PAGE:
Business in Vancouver: News that works for you

    New technology means all kinds of new possibilities for crime and scams, including outright theft by bogus grannies

    by Alan Zisman (c) 1996 First published in Business in Vancouver ,  Issue #343 May 21, 1996   High Tech Office  column

    New technologies bring all sorts of expanded possibilities, not the least of which are new ways to cheat, defraud and steal. For some time now, high-end CPU and RAM chips have been a target for thieves who take them right out of individual computers, as well as stealing them in bulk and from stores, warehouses, distribution centres, and in transit. Not only are they small and expensive, they're unmarked and easily resold. They've even become a sort of replacement currency for illegal transactions, literally worth their weight in gold, but easier to carry across international borders than large quantities of currency or precious metal.

    Reports of other sorts of high-tech crime are coming in from around the world. From Australia, we hear of a wave of cybertheft--obtaining users' Internet log-on names and passwords, and using them to run up large on-line charges. While the use of other people's on-line accounts is nothing new, international Internet service-provider Netcomm reports that with the large increase in new Internet users, this has become a growing concern.

    Last year in Australia, a hacker posted details on the Web, including credit-card numbers, of 1,200 subscribers to Ausnet Services, a local Internet provider. Netcomm suggests users be wary of anyone seeking copies of the configuration files used by popular 'Net access programs such as Trumpet: these often include users' log-on and password information. Giving an acquaintance access to these files when seeking technical help is also giving that person the ability to bill your account.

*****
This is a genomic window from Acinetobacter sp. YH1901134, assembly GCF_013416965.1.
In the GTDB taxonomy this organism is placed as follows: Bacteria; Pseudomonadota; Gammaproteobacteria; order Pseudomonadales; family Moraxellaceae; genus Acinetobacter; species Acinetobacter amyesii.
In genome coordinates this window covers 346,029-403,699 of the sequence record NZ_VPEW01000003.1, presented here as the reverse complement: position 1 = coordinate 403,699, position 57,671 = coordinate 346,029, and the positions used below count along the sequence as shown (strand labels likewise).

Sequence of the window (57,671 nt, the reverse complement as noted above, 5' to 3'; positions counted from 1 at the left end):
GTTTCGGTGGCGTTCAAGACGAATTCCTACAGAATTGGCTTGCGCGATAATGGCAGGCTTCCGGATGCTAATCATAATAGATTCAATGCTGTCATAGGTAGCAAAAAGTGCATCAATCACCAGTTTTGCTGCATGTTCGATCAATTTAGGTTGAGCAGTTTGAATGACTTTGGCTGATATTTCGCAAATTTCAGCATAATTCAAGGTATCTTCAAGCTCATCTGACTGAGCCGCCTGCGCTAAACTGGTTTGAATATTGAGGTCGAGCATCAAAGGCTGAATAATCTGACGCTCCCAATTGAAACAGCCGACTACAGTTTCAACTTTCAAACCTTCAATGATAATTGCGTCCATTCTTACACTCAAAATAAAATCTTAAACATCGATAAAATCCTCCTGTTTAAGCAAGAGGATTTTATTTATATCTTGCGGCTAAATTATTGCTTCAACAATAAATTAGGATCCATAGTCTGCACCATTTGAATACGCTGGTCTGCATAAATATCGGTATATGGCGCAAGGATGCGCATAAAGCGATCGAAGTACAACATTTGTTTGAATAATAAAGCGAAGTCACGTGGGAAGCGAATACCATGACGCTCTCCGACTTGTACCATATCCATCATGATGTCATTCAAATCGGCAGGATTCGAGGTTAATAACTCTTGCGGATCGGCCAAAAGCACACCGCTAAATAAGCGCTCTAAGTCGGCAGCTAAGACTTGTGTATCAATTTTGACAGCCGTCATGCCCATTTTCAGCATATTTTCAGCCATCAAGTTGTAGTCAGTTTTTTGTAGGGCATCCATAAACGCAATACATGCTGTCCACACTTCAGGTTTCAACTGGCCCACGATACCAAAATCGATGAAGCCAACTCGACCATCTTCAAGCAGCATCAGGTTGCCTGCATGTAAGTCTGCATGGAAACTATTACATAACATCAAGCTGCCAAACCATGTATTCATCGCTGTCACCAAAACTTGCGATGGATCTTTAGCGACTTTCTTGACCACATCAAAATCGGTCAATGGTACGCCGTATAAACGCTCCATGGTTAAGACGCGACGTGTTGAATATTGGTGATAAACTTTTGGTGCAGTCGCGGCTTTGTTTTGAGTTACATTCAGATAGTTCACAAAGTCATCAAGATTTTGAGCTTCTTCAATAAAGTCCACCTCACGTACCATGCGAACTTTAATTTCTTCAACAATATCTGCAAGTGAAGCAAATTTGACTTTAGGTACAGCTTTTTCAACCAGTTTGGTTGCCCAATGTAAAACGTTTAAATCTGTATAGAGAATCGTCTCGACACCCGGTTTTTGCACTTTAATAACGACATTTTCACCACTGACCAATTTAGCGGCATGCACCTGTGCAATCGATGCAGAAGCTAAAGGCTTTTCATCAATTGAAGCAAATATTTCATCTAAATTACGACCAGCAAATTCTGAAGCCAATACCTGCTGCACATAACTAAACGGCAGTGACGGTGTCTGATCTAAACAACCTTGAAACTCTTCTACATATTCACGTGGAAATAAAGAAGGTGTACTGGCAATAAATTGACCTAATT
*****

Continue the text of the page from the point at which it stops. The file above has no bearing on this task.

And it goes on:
The growing popularity of the Internet has resulted in its use in scams, but the growing popularity of portable computers has resulted in an increase in outright theft. Theft of notebook computers was 30-per-cent higher in 1995 than in 1994, according to Columbus, Ohio insurer Safeware Insurance, which specializes in insuring PCs. It estimates that one out of every 14 of the 3.5 million notebooks sold in the U.S. last year was stolen.

    Airports have become a particularly likely place for notebook theft: the U.S. Federal Aviation Administration has issued a warning about the potential for theft when sending computers through x-ray machines or metal detectors. It suggests owners wait until the last possible moment before putting down their notebooks, and keep careful watch as they come out at the other end.

    In one airport incident, a traveller bumped into an elderly woman. He put down his notebook to help her get back on her feet, only to see it scooped up by a thief, who ran quickly down a corridor, while the not-really-elderly woman ran quickly in the opposite direction.

    Get in the habit of carrying your computer in a generic briefcase or bag, rather than a fancy, branded computer case which virtually cries out 'Steal me!' For additional security, you can purchase cables to secure your computer to table legs.

    Now, let's think about your information. Be sure to back up valuable data before taking your computer on a trip. If you're uneasy about having anyone else get access to your personal or business data, you might want to consider encrypting or password-protecting your business records. Several software packages including Lotus Notes or Microsoft Excel offer such features, and Windows 3.1 users can also purchase utilities such as Norton DiskLock for added protection, while Mac users may want to look at the FolderBolt utility. Both sell for about $125, and allow users various levels of encryption and password protection for the contents of their hard drives.

    Computer manufacturer NEC learned this lesson the hard way on April 3, when thieves raided its U.S. headquarters in Mountain View, California. They made off with six notebooks, all belonging to (ironically enough) managers of the company's notebook division, and containing marketing plans, pricing and product specifications for the coming year. NEC suspects the thieves were more interested in the contents of the hard drives than in the resale value of the hardware: now it's rethinking its plans for the coming year.

    Whether your data is stolen on purpose or as a side effect of running into a bogus granny, the result can be a real disaster. As with all the other computer-disaster scenarios, your first line of defence is to always have a recent backup. And don't keep it in the same bag as your portable computer--keep at least a couple of generations of backups in multiple locations.

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Alan Zisman is a Vancouver educator, writer, and computer specialist. He can be reached at E-mail Alan